Where I come from, there are couple of running jokes. One is that there are more cows than people living on my road. The other is that when people come to visit, they have to check their passports at the border of civilization. While these are indeed exaggerations, they are not too far from the truth. It was a big deal a few years back when our road got paved with real asphalt and rocks. This was a step up from the layers of ash from the local paper mill that some bureaucrat thought would be a fantastic idea. (Just for the record, it was not.) Autumn mornings you are quite likely to see men in camouflage converge in wooded areas and grassy fields, hoping for a white-tail buck to fill the freezer and perhaps a set of horns to adorn the living room. (This is a part of Southern culture. Don’t judge.) Because we live in a rural community, most people work in the big city about an hour away, and the twice-daily bumper-to-bumper commute can be quite gruesome. Out here in the county, however, it’s only about a ten-minute drive to the nearest small town, which is a lovely old faded beauty currently being revitalized through some sort of Revitalize Cute Old Towns Grant. A traffic jam out here is most likely to happen when you get stuck behind a tractor driving down the road at 11 MPH, chugging from one hay field to the next, or perhaps a school bus-turned-convertible hauling large quantities of said hay. There are also what we refer to as “crop inspectors”, old men in old trucks who have nowhere to go and all day to get there.

Now I had heard of the autobahn before. It is spoken of in hushed tones of great awe by prepubescent students bouncing along on a school bus most likely older than they are. Years after being enlightened about this wonder, even my wildest fantasies of zipping along at such speeds were no match for my initial encounter with real, live European drivers.

My first year flying into Poland, I remember being incredibly impressed with the Chopin Airport in Warsaw. It was bright and welcoming. Though the pace was fast, the building is organized and well-marked, so locating our bags was a breeze. We met our guides who took us on a tour of the city for a few hours while we waited for the other half of our delegation from the US to arrive. After introductions all around, we piled into a 15-passenger van/minibus hybrid and away we went. And, man, did we ever GO!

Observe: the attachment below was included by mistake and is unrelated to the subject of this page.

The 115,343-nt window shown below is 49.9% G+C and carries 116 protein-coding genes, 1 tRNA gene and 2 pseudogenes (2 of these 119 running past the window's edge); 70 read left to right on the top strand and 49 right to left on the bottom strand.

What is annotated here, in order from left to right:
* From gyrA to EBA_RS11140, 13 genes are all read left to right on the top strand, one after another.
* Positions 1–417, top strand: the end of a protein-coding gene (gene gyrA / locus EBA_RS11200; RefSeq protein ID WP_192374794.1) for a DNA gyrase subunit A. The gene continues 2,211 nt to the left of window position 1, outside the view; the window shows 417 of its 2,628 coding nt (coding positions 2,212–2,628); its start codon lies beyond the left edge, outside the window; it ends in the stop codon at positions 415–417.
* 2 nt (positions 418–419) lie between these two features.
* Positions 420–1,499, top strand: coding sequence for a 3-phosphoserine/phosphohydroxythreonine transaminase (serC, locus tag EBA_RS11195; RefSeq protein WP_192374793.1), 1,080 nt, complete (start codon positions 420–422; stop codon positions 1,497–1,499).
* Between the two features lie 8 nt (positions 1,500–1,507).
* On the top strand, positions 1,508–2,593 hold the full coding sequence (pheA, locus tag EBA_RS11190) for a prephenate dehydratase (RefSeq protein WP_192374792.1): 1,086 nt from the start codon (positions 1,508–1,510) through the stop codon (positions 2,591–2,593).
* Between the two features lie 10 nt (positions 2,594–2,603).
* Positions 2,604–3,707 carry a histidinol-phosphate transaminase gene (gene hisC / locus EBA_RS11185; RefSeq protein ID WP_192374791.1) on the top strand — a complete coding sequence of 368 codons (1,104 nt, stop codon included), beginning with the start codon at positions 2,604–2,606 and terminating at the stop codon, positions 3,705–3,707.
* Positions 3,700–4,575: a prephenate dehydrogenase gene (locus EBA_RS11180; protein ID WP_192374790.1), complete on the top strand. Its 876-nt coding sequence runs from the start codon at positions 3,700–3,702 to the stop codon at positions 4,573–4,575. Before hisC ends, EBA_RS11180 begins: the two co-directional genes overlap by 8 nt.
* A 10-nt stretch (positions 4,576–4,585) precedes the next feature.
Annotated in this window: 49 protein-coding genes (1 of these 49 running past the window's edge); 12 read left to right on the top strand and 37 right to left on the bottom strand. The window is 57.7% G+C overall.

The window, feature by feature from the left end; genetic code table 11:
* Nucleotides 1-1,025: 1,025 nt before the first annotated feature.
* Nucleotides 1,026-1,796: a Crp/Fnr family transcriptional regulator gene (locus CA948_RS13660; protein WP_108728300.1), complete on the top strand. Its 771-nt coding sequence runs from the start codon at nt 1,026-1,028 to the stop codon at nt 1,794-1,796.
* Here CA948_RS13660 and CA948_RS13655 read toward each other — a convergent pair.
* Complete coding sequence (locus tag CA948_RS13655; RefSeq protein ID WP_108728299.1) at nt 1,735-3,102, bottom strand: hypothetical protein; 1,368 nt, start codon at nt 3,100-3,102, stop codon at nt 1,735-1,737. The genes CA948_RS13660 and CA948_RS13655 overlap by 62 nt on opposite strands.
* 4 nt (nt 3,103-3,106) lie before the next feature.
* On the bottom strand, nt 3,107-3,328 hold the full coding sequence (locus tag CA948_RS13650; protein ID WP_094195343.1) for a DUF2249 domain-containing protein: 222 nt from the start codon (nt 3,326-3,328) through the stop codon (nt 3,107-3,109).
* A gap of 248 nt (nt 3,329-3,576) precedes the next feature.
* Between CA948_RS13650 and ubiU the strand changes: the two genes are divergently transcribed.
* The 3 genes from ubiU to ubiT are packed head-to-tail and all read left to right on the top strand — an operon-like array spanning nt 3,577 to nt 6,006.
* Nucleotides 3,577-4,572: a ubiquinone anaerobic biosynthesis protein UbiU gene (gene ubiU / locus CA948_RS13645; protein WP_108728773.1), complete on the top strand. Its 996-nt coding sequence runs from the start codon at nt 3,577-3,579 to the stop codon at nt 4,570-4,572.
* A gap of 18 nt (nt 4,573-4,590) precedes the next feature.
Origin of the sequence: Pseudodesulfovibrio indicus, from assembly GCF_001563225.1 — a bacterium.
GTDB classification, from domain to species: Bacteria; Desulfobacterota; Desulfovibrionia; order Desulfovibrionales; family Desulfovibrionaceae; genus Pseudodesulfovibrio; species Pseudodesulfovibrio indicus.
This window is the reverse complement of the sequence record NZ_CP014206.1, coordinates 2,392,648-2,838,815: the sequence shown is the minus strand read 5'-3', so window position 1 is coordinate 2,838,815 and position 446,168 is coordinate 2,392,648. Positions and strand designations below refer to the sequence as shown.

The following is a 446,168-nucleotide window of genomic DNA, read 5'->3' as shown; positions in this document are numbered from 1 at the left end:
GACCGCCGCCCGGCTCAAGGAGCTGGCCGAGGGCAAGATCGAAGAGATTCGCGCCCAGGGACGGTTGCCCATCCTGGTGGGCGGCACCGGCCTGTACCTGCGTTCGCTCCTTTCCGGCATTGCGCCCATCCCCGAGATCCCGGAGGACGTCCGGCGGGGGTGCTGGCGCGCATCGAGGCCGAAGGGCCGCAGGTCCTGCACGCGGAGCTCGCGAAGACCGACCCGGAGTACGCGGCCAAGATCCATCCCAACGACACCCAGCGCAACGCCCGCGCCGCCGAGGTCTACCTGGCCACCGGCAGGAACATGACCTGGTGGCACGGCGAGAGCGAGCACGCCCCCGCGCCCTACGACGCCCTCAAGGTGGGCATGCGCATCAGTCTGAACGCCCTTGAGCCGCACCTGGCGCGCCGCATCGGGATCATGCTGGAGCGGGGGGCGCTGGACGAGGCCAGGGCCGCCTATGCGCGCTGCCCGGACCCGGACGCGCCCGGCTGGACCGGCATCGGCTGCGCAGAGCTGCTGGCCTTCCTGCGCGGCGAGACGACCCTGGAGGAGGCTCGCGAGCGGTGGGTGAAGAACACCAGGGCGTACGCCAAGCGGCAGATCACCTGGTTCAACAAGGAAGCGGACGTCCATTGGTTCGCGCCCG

As we shot into traffic, the first two minutes were better than a ride at Six Flags. The allure wore off quickly, however. Leaving Warsaw was simply an experience I was in no way prepared for. There were no discernable speed limit signs in the city, or perhaps they were uniformly ignored. People changed lanes at will, and a gap of about four inches was enough for them to squeeze their vehicle into – regardless of size. My Polish consists of about five phrases, but even my inexperienced ear could easily determine that our driver had an extensive vocabulary of Slavic profanity, which he exercised liberally, accompanied by a couple of hand gestures that are recognized on six continents.

We flew – or should I say, careened – down the highway, and our group of European first-timers foolishly thought that we would be able to enjoy the sights of both the city and the countryside on a leisurely three-hour drive. Rookie mistake. We moved as such a break-neck speed that what might have been interesting highlights were little more than a blur.

The inside of the minibus was lacking in certain accruements that I have become accustomed to. Since Polish summers are incredibly mild by South Georgia standards, there was no AC. (Did you even know that they still make cars without air conditioning??!!) This happened to have been a rather warm day and the only two opening windows in the vehicle were for the driver and shotgun passenger. As the vehicle barreled along in a herky-jerky motion, we all tried to time our sway so that no one fell from his seat. My seatmate, who later became a dear friend, was at the time a stranger to me. After about the third or fourth time I bounced off her left shoulder, I quit apologizing. Add to this, all of us had been awake for approximately 30 hours. Between the exhaustion, the heat and the bouncing around, I was fighting car sickness. I closed my eyes, hoping against hope that I could fall asleep and the ride would mercifully seem to end sooner. Nothing doing. I curled up every way imaginable in my portion of the seat and even considered lying in the floor. As soon as I would drift off, there would be another snatch of the steering wheel, and my head would snap awkwardly. By the time we arrived at our final destination, I was, as my grandmother used to say, “plumb tuckered out.” Kissing the ground would have been a tad melodramatic. But I did consider it.

My other experiences with European drivers have all been interesting, but not nearly so traumatic. It seems that red lights and stop signs are merely helpful suggestions and that use brakes is entirely optional. Whether the drivers were simply in a hurry, or were trying to shock their inexperienced passengers, they certainly did wonders for my prayer life! That being said, in my three summers of visiting Poland, I don’t recall ever having seen an automobile accident. Perhaps those European really are onto something after all.